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Migration and the Sacred in Greater Rosettenville, Johannesburg

  • Peter Kankonde
  • Lorena Núñez
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Part of the Global Diversities book series (GLODIV)

Abstract

This chapter examines various waves of migration and their processes of settlement in Greater Rosettenville in south Johannesburg from a historical and contemporary perspective. We explore how various migrant groups have gained access to sacred spaces and this exploration leads to an analysis of these spaces as pivotal in the process of place making. We discuss here the process of place making, examining the case of a longstanding but dwindling Jewish community residing in the area and contingently sharing the synagogue space with a more recently settled Congolese Pentecostal congregation. We begin from the standpoint that when communities move to a new area, the manners in which they claim these spaces are as diverse as people themselves. By exploring the ways in which the Jewish and the Congolese migrant community occupy the same religious space, we hope to shed light on the relationship between mobility, diversity, and politics of the sacred in the city.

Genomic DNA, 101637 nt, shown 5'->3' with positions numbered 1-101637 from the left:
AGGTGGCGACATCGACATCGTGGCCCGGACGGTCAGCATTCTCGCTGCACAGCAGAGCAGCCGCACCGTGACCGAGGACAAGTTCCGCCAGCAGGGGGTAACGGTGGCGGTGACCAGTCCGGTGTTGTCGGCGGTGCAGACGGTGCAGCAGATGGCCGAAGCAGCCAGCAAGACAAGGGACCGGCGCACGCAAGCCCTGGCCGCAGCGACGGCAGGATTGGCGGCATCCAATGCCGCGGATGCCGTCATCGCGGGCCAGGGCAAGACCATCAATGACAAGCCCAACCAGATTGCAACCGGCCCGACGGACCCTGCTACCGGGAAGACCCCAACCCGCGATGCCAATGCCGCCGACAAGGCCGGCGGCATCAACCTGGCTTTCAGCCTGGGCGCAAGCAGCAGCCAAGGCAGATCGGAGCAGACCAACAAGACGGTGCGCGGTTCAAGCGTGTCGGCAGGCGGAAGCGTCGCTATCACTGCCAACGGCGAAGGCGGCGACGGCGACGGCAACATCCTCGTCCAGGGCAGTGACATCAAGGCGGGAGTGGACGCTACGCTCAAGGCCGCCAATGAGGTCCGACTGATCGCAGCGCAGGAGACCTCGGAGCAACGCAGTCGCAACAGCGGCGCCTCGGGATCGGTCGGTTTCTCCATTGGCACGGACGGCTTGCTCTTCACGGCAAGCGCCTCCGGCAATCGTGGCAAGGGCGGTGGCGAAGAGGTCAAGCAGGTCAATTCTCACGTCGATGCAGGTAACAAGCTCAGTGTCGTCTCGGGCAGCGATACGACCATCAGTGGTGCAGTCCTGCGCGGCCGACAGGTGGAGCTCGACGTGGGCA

Keywords

Ethnic Diversity Religious Leader Church Member Southern African Development Community White Resident 
These keywords were added by machine and not by the authors. This process is experimental and the keywords may be updated as the learning algorithm improves.

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Copyright information

© The Author(s) 2016

Authors and Affiliations

  • Peter Kankonde
    • 1
    • 2
  • Lorena Núñez
    • 3
  1. 1.Max Planck Institute for the Study of Religious and Ethnic DiversityGöttingenGermany
  2. 2.African Centre for Migration and Society (ACMS)University of WitwatersrandJohannesburgSouth Africa
  3. 3.Department of SociologyUniversity of the Witwatersrand (WITS)JohannesburgSouth Africa

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